Thursday, 10 July 2008

Drink Laws

I was interested to read the press release below from the Scottish Government about Scotland's drink problem.

I was perhaps more interested in what it did not say rather than what it did say.

Some of the Governments proposals to tackle excessive drinking have had better reviews than others, but the one that seems to have attracted the most flack is the proposal to ban under 21's from buying alcohol from off licenses but not from bars and clubs.

Two of the measures are mentioned twice, with one other measure also mentioned in the press release, but but not that one. Given the wide opposition to this move, is the Government getting cold feet?


The Scottish Government's consultation on tackling the country's problem with alcohol misuse is attracting international interest.

Justice Secretary Kenny MacAskill today met with his counterpart from the New Zealand Government Lianne Dalziel to bring her up to speed with the proposals, including minimum pricing, banning irresponsible promotions and introducing a social responsibility fee.
Mr MacAskill said:

"Scotland has an unenviable reputation as a hard drinking nation that's proud to be able to drink others under the table. For many years this has been seen as a source of pride to many Scots.

"We are now beginning to start a different international reputation on alcohol. That of a country that admits it has a problem with alcohol misuse and is taking bold action to tackle it.

"That's why I was pleased to meet with the New Zealand Associate Minister for Justice Lianne Dalziel who wanted to discuss our proposals. We had a very helpful discussion and Ms Dalziel was very interested in the action being considered in Scotland.

"We've had other requests for more details and information about our plans - including minimum pricing and irresponsible promotions. I hope other countries will consider following Scotland's lead."

Lianne Dalziel said:

"I congratulate the Scottish Government for taking on this important issue and taking action to tackle. It is clear that doing nothing is not an option.

"In New Zealand we are facing similar challenges to Scotland on alcohol issues. I will be returning to New Zealand with some good ideas to assist in our law reform work."


BenefitScroungingScum said...

Sigh. Nothing is going to change until the general public no longer see binge drinking as the best form of entertainment. I suspect that if other activities were relatively as cheap then people would choose to participate more often, but whilst theatres, cinemas, sporting activities etc remain so expensive this problem will get worse, particularly now people are being hit by cost of living increases.

The Aberdonian said...

BSS -so true.

New Zealand early last century actually considered prohibition but the measure I believe was narrowly defeated in a referendum.

I remember reading that like Australia, in New Zealand alcohol for many years could not be sold after 6pm - yes that is right - 6pm.

This meant people (well men) during the working week would leave their work en masse at 5pm and knock back as much alcohol between then and "time", earning the name the "six o'clock swill".

This practice remained in force till the 1960's in some parts of the Antipodes.

Makes MacAskill look like a pussycat in comparison.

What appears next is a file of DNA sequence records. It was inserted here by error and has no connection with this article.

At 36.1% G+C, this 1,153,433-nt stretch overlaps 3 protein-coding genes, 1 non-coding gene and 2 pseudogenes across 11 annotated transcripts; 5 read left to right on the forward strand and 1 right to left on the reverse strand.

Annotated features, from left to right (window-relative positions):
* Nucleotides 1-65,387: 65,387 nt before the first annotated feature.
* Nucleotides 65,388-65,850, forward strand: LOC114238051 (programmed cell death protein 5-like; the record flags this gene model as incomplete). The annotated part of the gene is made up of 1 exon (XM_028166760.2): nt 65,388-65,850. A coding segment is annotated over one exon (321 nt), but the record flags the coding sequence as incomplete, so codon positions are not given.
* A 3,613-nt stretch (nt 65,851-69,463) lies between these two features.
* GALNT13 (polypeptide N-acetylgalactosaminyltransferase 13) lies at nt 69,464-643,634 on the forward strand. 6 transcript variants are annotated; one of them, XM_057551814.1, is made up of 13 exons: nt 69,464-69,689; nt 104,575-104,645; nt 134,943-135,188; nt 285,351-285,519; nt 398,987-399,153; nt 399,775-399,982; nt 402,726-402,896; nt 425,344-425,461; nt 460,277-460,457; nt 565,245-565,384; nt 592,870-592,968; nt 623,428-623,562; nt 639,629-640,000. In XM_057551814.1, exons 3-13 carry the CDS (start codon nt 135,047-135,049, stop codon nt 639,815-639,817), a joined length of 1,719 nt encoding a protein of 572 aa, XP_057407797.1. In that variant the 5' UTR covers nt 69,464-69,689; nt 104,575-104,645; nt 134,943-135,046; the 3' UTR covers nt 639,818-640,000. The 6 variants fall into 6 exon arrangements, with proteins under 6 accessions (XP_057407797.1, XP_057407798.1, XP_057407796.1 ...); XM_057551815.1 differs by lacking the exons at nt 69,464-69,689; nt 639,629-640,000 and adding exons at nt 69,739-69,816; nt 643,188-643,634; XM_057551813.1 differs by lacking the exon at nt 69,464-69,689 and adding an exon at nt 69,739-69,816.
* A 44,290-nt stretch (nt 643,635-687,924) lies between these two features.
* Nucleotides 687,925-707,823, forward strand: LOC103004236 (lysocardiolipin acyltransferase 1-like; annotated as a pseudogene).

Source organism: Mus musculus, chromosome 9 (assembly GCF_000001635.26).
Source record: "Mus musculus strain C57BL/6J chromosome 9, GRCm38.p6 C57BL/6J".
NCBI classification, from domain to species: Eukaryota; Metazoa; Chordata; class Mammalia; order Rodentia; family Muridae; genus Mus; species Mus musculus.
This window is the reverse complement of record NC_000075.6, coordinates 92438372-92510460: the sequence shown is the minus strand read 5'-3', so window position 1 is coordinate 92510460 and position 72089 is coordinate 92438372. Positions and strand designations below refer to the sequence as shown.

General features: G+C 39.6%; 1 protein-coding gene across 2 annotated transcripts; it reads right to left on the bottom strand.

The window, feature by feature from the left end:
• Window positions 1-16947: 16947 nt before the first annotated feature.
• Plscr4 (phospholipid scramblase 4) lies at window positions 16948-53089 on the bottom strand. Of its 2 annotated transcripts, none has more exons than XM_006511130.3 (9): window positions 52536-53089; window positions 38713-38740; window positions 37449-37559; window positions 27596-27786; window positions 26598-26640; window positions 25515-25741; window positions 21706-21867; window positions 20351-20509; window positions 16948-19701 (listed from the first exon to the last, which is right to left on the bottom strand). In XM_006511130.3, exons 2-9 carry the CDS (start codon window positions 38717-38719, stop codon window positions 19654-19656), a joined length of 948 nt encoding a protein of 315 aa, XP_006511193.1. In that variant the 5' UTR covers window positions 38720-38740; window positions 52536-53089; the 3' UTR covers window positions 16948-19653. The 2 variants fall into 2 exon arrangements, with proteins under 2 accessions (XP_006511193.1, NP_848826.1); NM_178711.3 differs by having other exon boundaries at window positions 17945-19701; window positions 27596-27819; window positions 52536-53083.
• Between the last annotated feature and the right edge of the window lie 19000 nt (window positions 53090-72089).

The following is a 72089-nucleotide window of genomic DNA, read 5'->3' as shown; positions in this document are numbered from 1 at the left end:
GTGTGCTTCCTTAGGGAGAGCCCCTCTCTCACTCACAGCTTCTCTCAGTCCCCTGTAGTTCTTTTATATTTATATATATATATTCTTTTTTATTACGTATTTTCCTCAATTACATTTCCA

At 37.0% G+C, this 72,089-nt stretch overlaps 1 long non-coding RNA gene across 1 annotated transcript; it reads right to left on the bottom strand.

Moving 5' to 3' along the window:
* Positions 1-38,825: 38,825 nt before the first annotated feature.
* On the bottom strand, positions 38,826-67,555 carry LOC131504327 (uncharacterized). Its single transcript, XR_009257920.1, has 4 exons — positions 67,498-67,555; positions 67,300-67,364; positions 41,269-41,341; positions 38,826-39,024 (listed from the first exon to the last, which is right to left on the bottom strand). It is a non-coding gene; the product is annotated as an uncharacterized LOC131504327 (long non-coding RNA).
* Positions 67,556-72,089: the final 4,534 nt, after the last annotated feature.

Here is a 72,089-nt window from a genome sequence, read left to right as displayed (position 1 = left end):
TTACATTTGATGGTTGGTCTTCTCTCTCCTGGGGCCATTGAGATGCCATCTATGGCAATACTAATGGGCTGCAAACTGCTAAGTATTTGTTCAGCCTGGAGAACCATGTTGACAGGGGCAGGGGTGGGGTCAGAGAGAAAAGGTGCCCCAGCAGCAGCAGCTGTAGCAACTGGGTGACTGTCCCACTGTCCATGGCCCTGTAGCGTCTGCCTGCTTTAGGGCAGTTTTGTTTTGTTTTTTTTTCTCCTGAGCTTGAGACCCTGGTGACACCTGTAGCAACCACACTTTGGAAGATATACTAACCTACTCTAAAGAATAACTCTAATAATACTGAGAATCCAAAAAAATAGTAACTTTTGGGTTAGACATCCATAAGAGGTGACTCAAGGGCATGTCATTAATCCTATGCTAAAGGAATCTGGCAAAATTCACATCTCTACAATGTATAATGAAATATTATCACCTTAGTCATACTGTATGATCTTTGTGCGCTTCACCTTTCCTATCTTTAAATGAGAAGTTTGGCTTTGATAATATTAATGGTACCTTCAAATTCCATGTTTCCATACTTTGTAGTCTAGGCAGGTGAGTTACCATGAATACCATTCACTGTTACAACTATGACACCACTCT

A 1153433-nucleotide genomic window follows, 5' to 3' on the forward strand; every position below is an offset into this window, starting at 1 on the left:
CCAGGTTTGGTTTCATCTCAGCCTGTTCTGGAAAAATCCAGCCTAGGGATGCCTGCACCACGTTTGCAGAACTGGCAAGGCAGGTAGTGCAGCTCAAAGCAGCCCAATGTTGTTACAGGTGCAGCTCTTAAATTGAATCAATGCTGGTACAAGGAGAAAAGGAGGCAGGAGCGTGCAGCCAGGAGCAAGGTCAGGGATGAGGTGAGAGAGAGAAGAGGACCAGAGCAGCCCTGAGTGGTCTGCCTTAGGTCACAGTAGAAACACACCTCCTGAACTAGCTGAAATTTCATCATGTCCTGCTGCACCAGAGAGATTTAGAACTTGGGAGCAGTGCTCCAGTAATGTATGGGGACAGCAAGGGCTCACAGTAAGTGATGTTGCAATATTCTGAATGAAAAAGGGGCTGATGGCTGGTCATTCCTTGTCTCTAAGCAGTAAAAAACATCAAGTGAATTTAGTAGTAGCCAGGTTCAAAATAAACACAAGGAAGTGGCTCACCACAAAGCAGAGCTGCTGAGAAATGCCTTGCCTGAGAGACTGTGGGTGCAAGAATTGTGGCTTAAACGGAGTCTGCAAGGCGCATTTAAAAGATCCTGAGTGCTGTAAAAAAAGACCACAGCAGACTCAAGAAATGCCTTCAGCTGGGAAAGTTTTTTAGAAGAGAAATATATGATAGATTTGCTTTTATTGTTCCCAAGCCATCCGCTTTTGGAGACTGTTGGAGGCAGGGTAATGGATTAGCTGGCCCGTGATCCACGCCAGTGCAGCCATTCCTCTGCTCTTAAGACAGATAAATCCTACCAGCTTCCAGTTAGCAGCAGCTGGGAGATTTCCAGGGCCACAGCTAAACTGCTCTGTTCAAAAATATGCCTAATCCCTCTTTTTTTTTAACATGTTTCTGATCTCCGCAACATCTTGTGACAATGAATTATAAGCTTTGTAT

I am fascinated (with reference to my earlier comments on drink laws in North America) that alcohol abuse was recognised as problem in the English-speaking "New World" and the implementation of draconian laws that would not be tolerated in the "Mother Country". Obviously happy to import liberty but not the social problems.

Jim said...


I have to agree. I'm really not certain that the answer to such a complex issue lies in simplistic legislation.


Jim said...


Thanks for stopping by.

I forgot to mention in my last response to you, that before I went to Canada with the armed forces, we received a very lengthy lecture on just how stringent the Canadians were with alcohol, even to the extent of legislating how it could be transported in vehicles.

We were told that it could only be transported in the boot of the car so that the occupants could have no access to it.

Alcohol could only be bought on Sunday if it was with a meal, and when we got there we quickly saw just how different our attitude to booze was in comparison to the Canadians (bearing in mind I served in the 5th Royal Inniskilling Dragoon Guards which I think had a different attitude to alcohol than just about everywhere!)


The Aberdonian said...


Presume you were based at Cold Lake - I heard about this place about the size of Britain near Calgary devoted to manouvres.

Yeah, the thing about booze having to be kept in the boot is also practiced (surprise) in the USA. The legislation is commonly called "Open Container" laws. Basically you can be lifted for driving with an open container of booze in your vehicle. The driver has the onus to prove that he/she did not intend to drink it, even if he did not personally have it in his hand but rather a passenger had it.

Jim said...


Yes, the place is known as BATUS (British Army Training Unit Suffield).

It's the only place where the army can carry out manouvres with live firing.

It's also a nature reserve with herds of wild horses roaming free. Despite the amount of noise we made, the animals didn't give us a second glance!

During the time off we had afterwards, some of us went to a place called Sylvan Lake which was fantastic.

The locals did seem a bit surprised at the volume of drink we packed away though, even though to us we were behaving well and just having an ordinary night out. The Canadian approach to alcohol was simply entirely different to our own.